It was a complete surprise ... I was not in the market for a pet and I'm pretty sure I hadn't mentioned a burning need for feline companionship to Gail during sandwiches at Applebee's or one of our too-frequent work breaks. But what do you do? "Thanks, but no thanks ... please return this living, breathing thing to whence you found it."
So after leaving work early to purchase food (dry and wet), cat litter, litter pan and scoop, special "deodorized" litter disposal bags, and two or three amusing (a.k.a. stupid) pet toys, Gail met me at my newly-acquired apartment and transferred custody of a five-month old female Calico she insisted be called "Fluff." I was thinking that since she didn't fork over a dime for the $50 plus in bring-a-baby-home supplies, she had little say in the name. In fact, within a few days, Fluff became "Sweet Pickle" because while she ignored the brightly-colored cat toys, she thoroughly enjoyed batting at and rolling around a small jar of gherkins I had sitting on an open shelf. Sometimes it's "SP" for short.
Our cohabitation started out okay. Sweet Pickle took to the litter box like a pro and we developed a quick understanding of her food preferences ... "paws up" for salmon- and tuna-flavored food and "paws down" to chicken, this point often made with a dash of kitty upchuck. She even developed a cute little romance with my laptop, purring at it lovingly while she scratched her chin on the edges of the screen and nuzzled the side vent that emitted warm air. Hey, maybe this pet thing would be okay. We'd develop a system of being buds. Maybe I'd even arrange a playdate for SP and the "Surprised Kitty." (See March 17 posting.)
Then the "bad things" happened. The first was a chewed up pair of Ipod earbuds. Then the bathroom blinds were attacked in what I think was a racially-motivated hate crime, but there were no witnesses. Then my new cushions for my dining room chairs developed mysterious "slits" in them, allowing the foam padding to playfully peek out at guests. The list of damages continues to grow.
And now I'm faced with another dilemma ... I may have to change Sweet Pickle's name to "Mr. Clean" because she's obviously going bald. Where is all this fur coming from?! Over the past four days, I have collected enough loose fur to build another cat. I kid you not ... I can barely touch her and the hairs literally fly from her body at supersonic speeds to adhere to my clothes, furniture, curtains, air molecules, everything.
I know that humans, especially us males, are cursed with hair loss trends that stem from a combination of heredity, nutrition, and environment. And science blames our "follicle abandonment" on a sex hormone called DHT which increases as we age. DHT causes the width of hair shafts to diminish, so that, over time, hair become fine and wispy or jumps ship altogether.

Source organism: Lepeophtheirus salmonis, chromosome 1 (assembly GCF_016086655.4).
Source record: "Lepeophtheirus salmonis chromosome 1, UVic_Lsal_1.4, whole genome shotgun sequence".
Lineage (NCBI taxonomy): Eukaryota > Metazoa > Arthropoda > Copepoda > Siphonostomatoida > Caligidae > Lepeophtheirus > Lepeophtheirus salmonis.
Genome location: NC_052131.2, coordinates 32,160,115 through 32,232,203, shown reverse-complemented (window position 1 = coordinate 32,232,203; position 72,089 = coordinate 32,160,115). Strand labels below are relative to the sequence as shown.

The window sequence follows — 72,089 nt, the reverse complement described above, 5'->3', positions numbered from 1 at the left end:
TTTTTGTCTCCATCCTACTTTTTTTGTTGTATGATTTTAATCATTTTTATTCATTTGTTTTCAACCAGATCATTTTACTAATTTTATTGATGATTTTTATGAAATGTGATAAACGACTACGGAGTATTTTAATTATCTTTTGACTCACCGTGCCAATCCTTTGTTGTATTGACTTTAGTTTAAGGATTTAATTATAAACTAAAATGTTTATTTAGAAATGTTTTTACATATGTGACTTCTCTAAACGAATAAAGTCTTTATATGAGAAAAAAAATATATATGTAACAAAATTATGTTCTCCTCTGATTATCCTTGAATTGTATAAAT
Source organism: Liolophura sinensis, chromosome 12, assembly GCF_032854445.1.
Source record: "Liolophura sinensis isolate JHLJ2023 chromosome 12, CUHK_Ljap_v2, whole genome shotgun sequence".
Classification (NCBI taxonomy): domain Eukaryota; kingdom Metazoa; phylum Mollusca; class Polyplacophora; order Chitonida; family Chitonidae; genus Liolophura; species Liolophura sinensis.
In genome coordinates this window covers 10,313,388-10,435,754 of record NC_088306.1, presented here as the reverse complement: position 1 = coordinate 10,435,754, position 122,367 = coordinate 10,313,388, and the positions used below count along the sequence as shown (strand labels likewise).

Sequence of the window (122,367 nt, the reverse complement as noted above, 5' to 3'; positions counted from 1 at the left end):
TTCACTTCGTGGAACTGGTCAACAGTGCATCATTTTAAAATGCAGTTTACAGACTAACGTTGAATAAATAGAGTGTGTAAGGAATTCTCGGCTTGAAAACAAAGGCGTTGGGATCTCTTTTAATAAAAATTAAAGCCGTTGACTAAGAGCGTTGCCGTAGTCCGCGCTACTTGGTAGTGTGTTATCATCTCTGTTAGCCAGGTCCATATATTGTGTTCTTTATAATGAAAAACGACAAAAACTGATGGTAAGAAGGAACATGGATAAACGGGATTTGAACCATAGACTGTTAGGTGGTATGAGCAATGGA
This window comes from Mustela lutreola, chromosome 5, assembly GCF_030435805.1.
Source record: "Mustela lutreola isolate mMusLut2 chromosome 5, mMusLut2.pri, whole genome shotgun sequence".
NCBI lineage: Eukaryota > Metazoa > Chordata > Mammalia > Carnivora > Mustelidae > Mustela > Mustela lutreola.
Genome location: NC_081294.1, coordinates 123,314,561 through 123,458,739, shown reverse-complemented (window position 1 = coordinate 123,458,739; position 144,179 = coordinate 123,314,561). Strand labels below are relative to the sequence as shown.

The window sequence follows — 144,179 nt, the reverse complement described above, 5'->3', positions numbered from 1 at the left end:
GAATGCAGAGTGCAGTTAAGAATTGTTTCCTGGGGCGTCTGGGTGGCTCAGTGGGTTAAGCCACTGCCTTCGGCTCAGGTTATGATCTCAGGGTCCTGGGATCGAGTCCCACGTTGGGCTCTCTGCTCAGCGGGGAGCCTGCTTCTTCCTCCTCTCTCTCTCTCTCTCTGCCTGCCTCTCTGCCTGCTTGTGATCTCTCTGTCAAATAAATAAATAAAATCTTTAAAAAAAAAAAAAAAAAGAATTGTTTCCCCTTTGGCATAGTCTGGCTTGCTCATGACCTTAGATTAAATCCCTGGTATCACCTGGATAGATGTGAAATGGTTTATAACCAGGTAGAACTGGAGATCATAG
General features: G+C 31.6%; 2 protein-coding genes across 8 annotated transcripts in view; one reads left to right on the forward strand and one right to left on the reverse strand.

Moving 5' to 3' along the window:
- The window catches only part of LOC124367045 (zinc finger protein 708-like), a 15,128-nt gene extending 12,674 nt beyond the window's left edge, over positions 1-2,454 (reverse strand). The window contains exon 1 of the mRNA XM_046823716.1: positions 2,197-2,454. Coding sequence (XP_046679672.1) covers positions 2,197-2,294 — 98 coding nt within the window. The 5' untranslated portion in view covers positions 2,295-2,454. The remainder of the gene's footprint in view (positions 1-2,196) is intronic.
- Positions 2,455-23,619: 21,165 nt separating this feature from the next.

Like most animals, cats have developed thick coats of fur to protect them from the elements. Once or twice a year, major seasonal changes should cause a cat's coat to thin (or shed). Domesticated cats (like indoor pets), however, are somewhat confused ... their natural link to the seasons and light/dark cycles is out of whack. It's like their brains are saying "time to shed" and "time to grow" all the time.
Because of SP's lack of natural balance, I met Kim, an extremely perky sales associate at my local "pet supermarket." "You need to groom her more consistently and thoroughly," Kim suggests. That's cool, I think, because I love to pet Sweet Pickle ... she purrs like an old vacuum whose bag should have been changed like two weeks prior. So smiling Kim takes me to the grooming aisle where there are more choices than I would have guessed. There are combs and brushes that look like, well, combs and brushes. And then there are combs and brushes that look kind of like ice scrapers with bent wire bristles that "gently" pull and collect loose fur. All they really look is painful, and can imagine my cat turning one of them on me in the dead of night as payback ... no sale. I spot some devices that look like lint rollers with bad complexions. Kim assures me they would be an effective option, but I don't see how it would be aggressive enough.
Then, spotlighted in a dusty sunbeam that SP would love to play in, I spy the "Grooming Glove," a red silicone-like mitt with nubs that massage your pet while pulling away loose fur. Kim grabs one from the hanging rack and walks me over to a bin of yelping kittens for sale. She opens the box, dons the glove, and drops to a crouch to apply the tool to a small gray feline. It seems to like the thing and there is a good amount of fur that Kim easily grabs and discards. I'm sold.
Sweet Pickle, however, is not. SP hates the glove, or "Mitten of Doom" as I'm sure she thinks of it. She hisses when I put it on and runs to hide. The few times I've trapped her and actually used it, she growls in a strange lower register and her claws and I become "intimate." Lately, when I even think of getting the glove from the kitchen cupboard where it's stored, there is an audible displacement air ... POOF!! ... and the cat is gone to ground.
So I've given up my campaign against fur for a bit. And while Sweet Pickle flourishes, the friendship between Gail and I continues to dwindle. She clearly feels guilty about her pushy gift giving. At first, she would almost hound me for "pet updates," but my stories often contained the details of what the cat had damaged, ruined, or outright destroyed. Now Gail and I are reduced to basic pleasantries and an occasional wave in the parking lot ... lunch dates have not occurred in some time. Oh well ... life goes on.
POINT OF RANT: At my house, fur is always in fashion!